• Assess the tax liability associated with this income under the provisions outlined in the Income Tax Act.

Tax Liability under DTAA

  • Examine whether the earned income falls under the specific articles defined in the DTAA.
  • If applicable, ascertain that the taxation aligns with the regulations stipulated in those specific articles.

Finalizing the Tax Liability

  • Invoke section 90(2) to determine the most advantageous taxation method between the Income Tax Act and DTAA – a decision often referred to as Treaty Override.
  • Consider the presence of a Permanent Establishment (PE) in India for Non-Residents (NR) or Foreign
  • Companies (FC), as this could invoke general articles for taxation.

This meticulous process ensures a thorough evaluation of the tax implications associated with cross-border income, enabling taxpayers to make well-informed decisions. By strategically navigating the complexities of both the Income Tax Act and DTAA provisions, individuals can optimize their tax liabilities and prevent the adverse impact of double taxation. The clarity offered by this methodical approach becomes paramount for individuals engaged in international financial activities, ensuring compliance with tax regulations and the efficient utilization of available benefits.

Claiming DTAA Benefits: Three Strategic Methods

NRIs have three primary avenues through which they can avail DTAA benefits:

  • Deduction: Individuals can assert their right to deduct taxes paid to the foreign government. This deduction is applicable in their country of residence, providing a means to alleviate the tax burden.
  • Exemption: NRIs can seek tax relief in either of the two countries involved. This method allows them to choose the jurisdiction that offers more favorable tax treatment, thereby optimizing their overall tax liability.
  • Tax Credit: Another approach is to claim tax relief directly in the country of residence. By utilizing this method, NRIs can offset the taxes paid abroad against their domestic tax liability, ensuring a more balanced and equitable taxation framework.

Example of DTAA: Unraveling the Complexity

Let’s delve into a practical example to better understand the implications of DTAA. Consider Neha, an investor who actively participates in the US stock market, earning dividends on her investments each year. Notably, the US imposes a withholding tax of 25% on these dividends. As per the India-US DTAA, any dividend income accrued in the US is subject to a 25% tax rate. Furthermore, DTAA stipulates that this income may also be subject to taxation in India, contingent upon the recipient’s residential status.

Example Calculation Table

  • Dividend: Rs 20,00,000
  • Withholding Tax (25%): Rs 5,00,000
  • Tax in India: Rs 3,00,000
  • Foreign Tax Credit (C): Rs 3,00,000 (Lower of Withholding Tax or Tax in India)
  • Tax Payable in India: Rs 0 (Tax in India minus Foreign Tax Credit)

In this context, it is crucial to emphasize that while the entire gross amount of the dividend (Rs 20 lakh) is reported in the Income Tax Return (ITR), Neha can claim a foreign tax credit for the taxes deducted in the US. This strategic approach ensures that Neha is not doubly taxed on the same income, aligning with the core principles of DTAA.

Basic Principles of DTAA: Navigating Legal Terrain

In the intricate landscape of international taxation, Non-Resident Indians (NRIs) often find themselves navigating the complexities of legal disputes and contradictions that may arise in accordance with the agreement to avoid double taxation (DTAA). To successfully traverse these challenges, NRIs should adhere to a set of guiding principles that dictate their actions in specific scenarios.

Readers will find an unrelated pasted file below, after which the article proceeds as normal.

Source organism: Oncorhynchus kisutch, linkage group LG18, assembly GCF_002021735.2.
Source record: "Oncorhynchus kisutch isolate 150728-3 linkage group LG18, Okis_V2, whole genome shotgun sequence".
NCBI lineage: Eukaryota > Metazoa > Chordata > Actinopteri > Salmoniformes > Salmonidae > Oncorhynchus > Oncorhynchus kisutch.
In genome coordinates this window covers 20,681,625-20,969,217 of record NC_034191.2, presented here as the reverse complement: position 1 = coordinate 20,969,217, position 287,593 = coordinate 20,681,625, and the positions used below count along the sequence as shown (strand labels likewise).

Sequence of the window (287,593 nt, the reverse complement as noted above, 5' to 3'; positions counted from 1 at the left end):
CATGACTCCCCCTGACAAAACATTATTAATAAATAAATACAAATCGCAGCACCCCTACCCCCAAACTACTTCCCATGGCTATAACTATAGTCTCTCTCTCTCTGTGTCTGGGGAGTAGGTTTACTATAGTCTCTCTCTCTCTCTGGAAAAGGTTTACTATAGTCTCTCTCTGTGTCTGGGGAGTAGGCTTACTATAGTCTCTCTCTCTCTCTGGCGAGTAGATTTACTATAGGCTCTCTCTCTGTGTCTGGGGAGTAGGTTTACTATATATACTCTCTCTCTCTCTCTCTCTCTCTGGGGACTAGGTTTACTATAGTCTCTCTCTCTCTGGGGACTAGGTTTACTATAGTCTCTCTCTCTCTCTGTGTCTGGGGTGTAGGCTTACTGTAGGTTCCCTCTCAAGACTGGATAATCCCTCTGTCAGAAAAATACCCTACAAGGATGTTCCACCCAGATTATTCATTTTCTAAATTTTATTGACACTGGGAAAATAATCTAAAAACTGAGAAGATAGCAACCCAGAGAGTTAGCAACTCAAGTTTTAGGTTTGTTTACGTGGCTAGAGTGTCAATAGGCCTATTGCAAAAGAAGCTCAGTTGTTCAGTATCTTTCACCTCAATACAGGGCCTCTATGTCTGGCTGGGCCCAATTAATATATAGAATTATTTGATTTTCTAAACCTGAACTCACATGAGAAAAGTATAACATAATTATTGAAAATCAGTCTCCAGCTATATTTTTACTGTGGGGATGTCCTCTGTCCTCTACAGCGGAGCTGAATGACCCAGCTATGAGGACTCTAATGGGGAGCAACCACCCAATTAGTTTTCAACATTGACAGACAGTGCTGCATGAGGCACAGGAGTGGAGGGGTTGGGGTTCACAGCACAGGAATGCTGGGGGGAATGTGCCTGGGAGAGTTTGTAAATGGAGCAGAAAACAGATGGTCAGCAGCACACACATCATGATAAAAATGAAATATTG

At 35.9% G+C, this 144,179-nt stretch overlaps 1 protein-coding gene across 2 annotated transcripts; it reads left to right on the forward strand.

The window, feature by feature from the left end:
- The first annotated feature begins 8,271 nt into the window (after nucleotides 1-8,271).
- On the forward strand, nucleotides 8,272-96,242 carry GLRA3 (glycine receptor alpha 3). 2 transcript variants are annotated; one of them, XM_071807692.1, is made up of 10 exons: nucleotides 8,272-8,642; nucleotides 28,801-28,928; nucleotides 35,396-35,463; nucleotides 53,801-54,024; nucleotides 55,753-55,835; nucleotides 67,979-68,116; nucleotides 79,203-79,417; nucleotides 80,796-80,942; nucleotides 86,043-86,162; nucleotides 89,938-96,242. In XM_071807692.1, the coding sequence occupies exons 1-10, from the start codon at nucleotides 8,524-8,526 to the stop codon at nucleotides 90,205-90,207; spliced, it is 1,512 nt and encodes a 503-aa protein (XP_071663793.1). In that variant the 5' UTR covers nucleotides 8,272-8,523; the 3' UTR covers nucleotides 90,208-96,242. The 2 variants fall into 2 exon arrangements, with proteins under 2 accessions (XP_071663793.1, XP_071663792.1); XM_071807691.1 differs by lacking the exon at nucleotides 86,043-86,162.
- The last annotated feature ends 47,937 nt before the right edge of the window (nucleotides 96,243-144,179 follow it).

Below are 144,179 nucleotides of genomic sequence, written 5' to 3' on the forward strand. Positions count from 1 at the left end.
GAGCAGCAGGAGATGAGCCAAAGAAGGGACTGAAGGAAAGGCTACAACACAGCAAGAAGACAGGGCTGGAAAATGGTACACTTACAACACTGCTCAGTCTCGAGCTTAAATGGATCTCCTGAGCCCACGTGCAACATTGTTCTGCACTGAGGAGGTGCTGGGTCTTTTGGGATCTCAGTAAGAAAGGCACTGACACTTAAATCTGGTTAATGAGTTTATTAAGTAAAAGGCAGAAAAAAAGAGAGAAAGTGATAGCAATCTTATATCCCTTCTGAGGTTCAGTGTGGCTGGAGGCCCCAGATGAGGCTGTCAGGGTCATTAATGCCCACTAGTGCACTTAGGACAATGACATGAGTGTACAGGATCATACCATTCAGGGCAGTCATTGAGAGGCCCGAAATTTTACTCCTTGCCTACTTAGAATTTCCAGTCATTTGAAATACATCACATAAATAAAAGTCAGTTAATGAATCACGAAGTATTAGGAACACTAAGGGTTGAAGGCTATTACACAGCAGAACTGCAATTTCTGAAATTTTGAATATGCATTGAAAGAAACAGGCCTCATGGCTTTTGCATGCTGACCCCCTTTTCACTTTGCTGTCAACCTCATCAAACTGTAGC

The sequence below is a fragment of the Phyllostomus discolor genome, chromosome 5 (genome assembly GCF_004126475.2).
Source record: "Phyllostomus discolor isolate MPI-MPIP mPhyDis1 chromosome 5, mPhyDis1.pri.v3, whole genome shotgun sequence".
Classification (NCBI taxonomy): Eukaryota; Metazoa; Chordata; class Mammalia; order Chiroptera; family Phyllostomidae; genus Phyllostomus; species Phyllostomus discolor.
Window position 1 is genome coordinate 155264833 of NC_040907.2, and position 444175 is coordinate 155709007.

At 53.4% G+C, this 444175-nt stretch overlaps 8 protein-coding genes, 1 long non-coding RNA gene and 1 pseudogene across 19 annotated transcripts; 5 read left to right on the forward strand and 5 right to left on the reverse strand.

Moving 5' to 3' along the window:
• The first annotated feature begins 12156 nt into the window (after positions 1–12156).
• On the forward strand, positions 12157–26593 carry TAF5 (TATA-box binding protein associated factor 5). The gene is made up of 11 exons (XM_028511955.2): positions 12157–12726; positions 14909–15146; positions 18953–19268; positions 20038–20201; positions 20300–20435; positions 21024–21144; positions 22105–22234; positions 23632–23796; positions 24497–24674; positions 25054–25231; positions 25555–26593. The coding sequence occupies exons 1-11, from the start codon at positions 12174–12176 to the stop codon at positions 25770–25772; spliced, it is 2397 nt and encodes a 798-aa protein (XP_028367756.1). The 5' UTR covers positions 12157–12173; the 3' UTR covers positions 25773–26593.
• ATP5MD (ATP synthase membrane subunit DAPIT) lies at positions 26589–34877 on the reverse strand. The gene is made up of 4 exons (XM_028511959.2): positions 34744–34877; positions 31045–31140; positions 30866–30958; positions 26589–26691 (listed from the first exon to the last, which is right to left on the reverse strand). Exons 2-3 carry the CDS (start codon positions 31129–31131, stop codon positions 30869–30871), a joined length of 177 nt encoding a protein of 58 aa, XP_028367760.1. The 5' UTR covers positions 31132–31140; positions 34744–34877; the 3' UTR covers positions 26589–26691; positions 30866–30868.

If the Treaty Does Not Address a Dispute

  • In instances where the DTAA remains silent on a particular dispute, NRIs should turn to the provisions laid out in the Income Tax law. This provides a framework for resolving the issue and ensures that the taxpayer receives guidance within the confines of local legislation.

If a Treaty Includes Certain Provisions

  • When the treaty includes specific provisions, but the local law neglects to address the dispute resolution mechanism, NRIs should refer directly to the treaty. This approach ensures clarity on how to navigate the situation in question based on the agreed-upon terms between the two nations.

If the Treaty and Law Have the Same Provision

  • In cases where both the treaty and the local income tax law contain identical provisions, NRIs should exercise discretion. The strategic decision-making process involves selecting the approach that is most advantageous to the taxpayer. By opting for the more favorable treatment, NRIs can optimize their tax position and minimize potential financial liabilities.

This nuanced understanding of the principles governing DTAA empowers NRIs to make informed choices when faced with legal intricacies. By aligning actions with the most beneficial provisions, NRIs can strategically navigate the complexities of international taxation, ensuring a more favorable outcome in the resolution of disputes and contradictions.

Recent Developments: Section 89A Introduced in Budget 2021

The Finance Act of 2021 ushered in a transformative change through the introduction of Section 89A, strategically designed to mitigate challenges faced by Non-Resident Indians (NRIs) grappling with double taxation on funds accumulated in foreign retirement accounts. Tailored for a specific demographic, this provision primarily addresses the concerns of “specified persons.” These individuals must meet specific criteria, being residents of India, opening an account in a country notified for this purpose while being a non-resident of India, and subsequently becoming residents of the particular country.

This legislation defines a “notified account” as an account established by a specified person in the country specified for retirement benefits. Noteworthy is the stipulation that income derived from such an account is not subject to taxation on an accrual basis but becomes taxable in the specified country upon receipt. Section 89A outlines a clear framework, specifying the manner and timing of the taxation process for income from these foreign retirement accounts. Essentially, this provision aligns with the evolving landscape of international taxation, providing a nuanced solution for NRIs navigating the complexities of cross-border financial planning.

  • Section 89A, introduced in the Finance Act of 2021, addresses double taxation concerns for NRIs with funds in foreign retirement accounts.